Kendall: Space Guard ‘Doesn’t Make Any Sense,’ USSF Has New Authorities to Manage Transition

Air Force Secretary Frank Kendall offered his sharpest critique yet of a proposed Space National Guard on April 10, telling reporters at the annual Space Symposium that the idea “doesn’t make any sense.”

The Department of the Air Force has a legislative proposal to fold space-focused Guard units into the Space Force, which can now accept part-time members. Absence a switch in service, Kendall argued it would make more sense to leave the units in the Air National Guard rather than establishing a separate Guard. 

The debate over a Space National Guard has raged for several years now, and Kendall expressed frustration that the topic continues to be unsettled and hotly debated. 

“We’ve had much, much more political attention over this issue than it deserves in my mind,” he said. “We’re talking about a few hundred people. The numbers for any state are less than, I think, 2 percent of their Guard people and there are only a handful of states are affected.” 

The issue has surged to the forefront again in recent weeks after Govs. Spencer Cox (R-Utah) and Jared Polis (D-Colo.) issued a statement criticizing the Department of the Air Force for their legislative proposal, which would waive federal law requiring “gubernatorial approval before any modification to Guard units and assets within their jurisdiction.” 

The National Guard Association of the United States also criticized the proposal, repeating arguments that the costs of establishing of a Space National Guard have been overstated and that Guardsmen don’t want to move and want to stay available to perform state missions. 

But Kendall said those concerns are overblown and that the recently passed Space Force Personnel Management Act, which creates a single component of full-time and part-time Guardians, will help mitigate concerns Guardsmen have and ensure their lives aren’t disrupted. 

Secretary of the Air Force Frank Kendall receives a tour of the flight line from U.S. Air Force Brig. Gen. D. Micah Fesler Assistant Adutant General – Air, and U.S. Air Force Col. Jeremiah Tucker, 140th Wing Commander, Buckley Space Force Base, Colo., Nov 3, 2023. U.S. Air National Guard photo by Capt. Benjamin Kimball

“The flexibility … is going to allow people to manage their lives and their careers much more flexibly than traditional means have allowed,” Kendall said of the law, included in the 2024 defense policy bill. “So people should look very carefully at this before they make a snap judgment about whether they’re comfortable with the change or not.”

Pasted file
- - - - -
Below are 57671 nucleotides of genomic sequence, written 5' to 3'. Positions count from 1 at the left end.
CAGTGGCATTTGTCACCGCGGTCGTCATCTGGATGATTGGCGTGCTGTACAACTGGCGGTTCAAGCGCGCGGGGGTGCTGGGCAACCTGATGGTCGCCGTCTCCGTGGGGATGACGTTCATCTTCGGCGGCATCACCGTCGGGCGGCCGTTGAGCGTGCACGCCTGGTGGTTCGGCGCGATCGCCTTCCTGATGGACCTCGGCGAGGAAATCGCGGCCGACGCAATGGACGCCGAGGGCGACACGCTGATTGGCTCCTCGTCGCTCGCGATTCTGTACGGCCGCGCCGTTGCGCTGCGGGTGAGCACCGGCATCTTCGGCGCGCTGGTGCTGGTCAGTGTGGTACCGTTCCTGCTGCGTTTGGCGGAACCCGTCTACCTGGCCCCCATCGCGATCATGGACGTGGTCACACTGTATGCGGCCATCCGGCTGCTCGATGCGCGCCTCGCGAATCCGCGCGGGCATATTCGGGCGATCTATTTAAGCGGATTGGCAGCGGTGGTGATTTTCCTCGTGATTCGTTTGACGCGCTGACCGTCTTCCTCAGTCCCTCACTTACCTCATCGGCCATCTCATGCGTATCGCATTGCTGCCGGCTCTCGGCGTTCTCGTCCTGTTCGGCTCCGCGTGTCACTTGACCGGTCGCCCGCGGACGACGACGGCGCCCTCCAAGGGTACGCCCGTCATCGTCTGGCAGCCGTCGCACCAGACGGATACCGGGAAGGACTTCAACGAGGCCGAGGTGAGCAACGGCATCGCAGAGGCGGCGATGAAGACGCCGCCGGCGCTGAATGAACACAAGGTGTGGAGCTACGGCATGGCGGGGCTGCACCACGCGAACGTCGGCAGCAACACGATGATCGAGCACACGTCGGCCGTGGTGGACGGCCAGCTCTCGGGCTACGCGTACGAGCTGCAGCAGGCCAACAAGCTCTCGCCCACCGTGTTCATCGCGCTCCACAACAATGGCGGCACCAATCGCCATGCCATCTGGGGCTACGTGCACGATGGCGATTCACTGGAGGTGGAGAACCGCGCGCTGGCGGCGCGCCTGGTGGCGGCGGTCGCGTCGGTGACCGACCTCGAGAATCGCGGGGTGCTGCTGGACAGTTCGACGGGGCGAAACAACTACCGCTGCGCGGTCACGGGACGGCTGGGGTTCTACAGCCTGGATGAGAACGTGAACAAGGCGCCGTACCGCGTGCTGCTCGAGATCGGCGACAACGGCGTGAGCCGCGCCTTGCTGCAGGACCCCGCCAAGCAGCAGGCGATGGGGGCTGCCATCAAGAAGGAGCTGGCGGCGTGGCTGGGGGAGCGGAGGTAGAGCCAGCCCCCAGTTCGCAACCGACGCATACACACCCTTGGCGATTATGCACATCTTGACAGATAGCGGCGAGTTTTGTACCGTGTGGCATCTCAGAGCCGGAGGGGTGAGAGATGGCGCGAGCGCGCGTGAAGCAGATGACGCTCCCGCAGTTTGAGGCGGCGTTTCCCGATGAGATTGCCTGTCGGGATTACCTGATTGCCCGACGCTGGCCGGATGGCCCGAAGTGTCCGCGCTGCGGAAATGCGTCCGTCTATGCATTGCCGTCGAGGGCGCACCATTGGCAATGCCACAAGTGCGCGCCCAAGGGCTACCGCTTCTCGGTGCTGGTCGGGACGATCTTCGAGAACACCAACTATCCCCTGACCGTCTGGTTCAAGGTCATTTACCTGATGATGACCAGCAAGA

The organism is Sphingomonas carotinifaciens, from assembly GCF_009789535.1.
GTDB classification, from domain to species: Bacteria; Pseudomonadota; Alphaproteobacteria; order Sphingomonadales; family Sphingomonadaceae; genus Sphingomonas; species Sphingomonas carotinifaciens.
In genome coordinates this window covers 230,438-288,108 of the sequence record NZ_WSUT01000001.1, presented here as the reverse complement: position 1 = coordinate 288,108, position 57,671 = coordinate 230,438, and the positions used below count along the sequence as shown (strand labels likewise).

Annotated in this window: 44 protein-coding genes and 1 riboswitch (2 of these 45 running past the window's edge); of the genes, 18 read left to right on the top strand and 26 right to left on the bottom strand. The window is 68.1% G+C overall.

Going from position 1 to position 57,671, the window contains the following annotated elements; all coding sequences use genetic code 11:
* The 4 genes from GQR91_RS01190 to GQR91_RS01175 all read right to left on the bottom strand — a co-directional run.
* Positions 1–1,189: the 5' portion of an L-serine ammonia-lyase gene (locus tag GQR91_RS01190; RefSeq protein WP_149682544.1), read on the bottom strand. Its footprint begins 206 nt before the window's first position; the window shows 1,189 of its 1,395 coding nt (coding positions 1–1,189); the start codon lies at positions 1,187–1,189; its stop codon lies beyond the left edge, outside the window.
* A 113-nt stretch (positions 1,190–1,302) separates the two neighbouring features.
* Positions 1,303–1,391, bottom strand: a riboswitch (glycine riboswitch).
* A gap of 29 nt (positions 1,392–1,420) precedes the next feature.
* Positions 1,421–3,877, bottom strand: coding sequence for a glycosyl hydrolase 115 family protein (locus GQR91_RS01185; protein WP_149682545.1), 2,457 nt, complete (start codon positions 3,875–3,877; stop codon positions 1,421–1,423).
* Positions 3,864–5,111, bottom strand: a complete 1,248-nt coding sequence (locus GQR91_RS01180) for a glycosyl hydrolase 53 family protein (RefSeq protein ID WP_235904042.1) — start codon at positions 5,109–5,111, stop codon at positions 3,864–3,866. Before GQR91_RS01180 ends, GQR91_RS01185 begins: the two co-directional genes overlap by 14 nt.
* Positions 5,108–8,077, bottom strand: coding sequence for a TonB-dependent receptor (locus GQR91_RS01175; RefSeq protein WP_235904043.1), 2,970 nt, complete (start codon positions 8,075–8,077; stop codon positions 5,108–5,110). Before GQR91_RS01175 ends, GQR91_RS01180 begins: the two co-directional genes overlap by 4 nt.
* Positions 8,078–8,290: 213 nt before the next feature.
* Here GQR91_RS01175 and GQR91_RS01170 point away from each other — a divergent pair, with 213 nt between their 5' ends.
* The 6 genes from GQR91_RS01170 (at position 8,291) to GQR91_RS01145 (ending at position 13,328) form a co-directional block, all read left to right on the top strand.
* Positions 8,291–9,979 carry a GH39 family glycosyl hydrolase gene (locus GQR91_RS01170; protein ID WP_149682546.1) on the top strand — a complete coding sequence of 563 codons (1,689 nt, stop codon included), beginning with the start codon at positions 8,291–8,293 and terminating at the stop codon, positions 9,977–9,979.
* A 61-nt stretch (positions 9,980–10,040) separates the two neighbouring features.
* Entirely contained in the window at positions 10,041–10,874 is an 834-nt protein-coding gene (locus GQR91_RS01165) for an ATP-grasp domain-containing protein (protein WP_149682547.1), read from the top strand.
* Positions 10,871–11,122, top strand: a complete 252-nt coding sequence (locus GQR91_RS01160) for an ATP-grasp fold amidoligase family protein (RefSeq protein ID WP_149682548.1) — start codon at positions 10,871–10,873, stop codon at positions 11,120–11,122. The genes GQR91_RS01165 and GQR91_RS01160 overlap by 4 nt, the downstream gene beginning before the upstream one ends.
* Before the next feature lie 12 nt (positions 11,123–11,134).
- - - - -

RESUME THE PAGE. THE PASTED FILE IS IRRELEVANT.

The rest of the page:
The policy bill also directed the department to conduct a study of three options: starting a Space National Guard, moving units into the Space Force, or preserving the status quo with space units in the Air National Guard. 

That report will be delivered to Congress soon, Kendall said, but he previewed the results. 

“We’ve had [units] as part of the Air Guard for four years now roughly, while they are doing Space Force missions,” Kendall said. “They have been sent to, in many cases, Space Force training and schools, where we can formalize that a little bit more than it is right now. Keeping them where they are is one possibility. The preferred result is to make them part of the Space Force and manage them, for the most part, as part-time Space Force people.   

“The worst option, I think, and I think that this is what our report is going to show, is a separate new Space Guard for a few hundred people. It doesn’t make any sense. It’s going to cost to administer. There is not in my mind, any expectation that it will grow. And it’s going to be administratively difficult. So I don’t think that that’s a very attractive option for a number of reasons.” 

There are approximately 14 space units in seven states with 1,000 Air National Guardsmen. 

Asked about surveys cited by the National Guard Association showing many of those people prefer to stay in the Guard, Kendall said he was “not terribly concerned.” 

“I think when you go to people and say ‘Do you want to stay like you are or jump off a cliff?’ They’re going to stay like they are,” Kendall said. “We’re not asking them to jump off a cliff. We’re asking them to go to another arrangement which will be very, very like the one that they’re currently serving under. They’re not going to see much change frankly, as I see it.” 

Chief of Space Operations Gen. B. Chance Saltzman noted that as Air Force Reserve space units get folded into the Space Force, Guardsmen will see that the transition is worth it. 

“They’ll get to see how we integrate those that are currently in the Air Force Reserves doing space. They’ll see how we integrate them, they’ll get to watch that play out,” Saltzman said. “That’ll give them a lot of valuable information.” 

Details on that transition are still being worked out and will be phased in over time, officials said. Saltzman said they would take a similar approach with the Guard.  

And if ultimately Guardsmen decide to leave military service or join the Air National Guard rather than join the Space Force, Saltzman argued the service will be able to adjust. 

“We can both minimize the risk to mission and minimize the pain associated with whether people want to volunteer to come over or whether they want to stay a part of the Guard,” he said.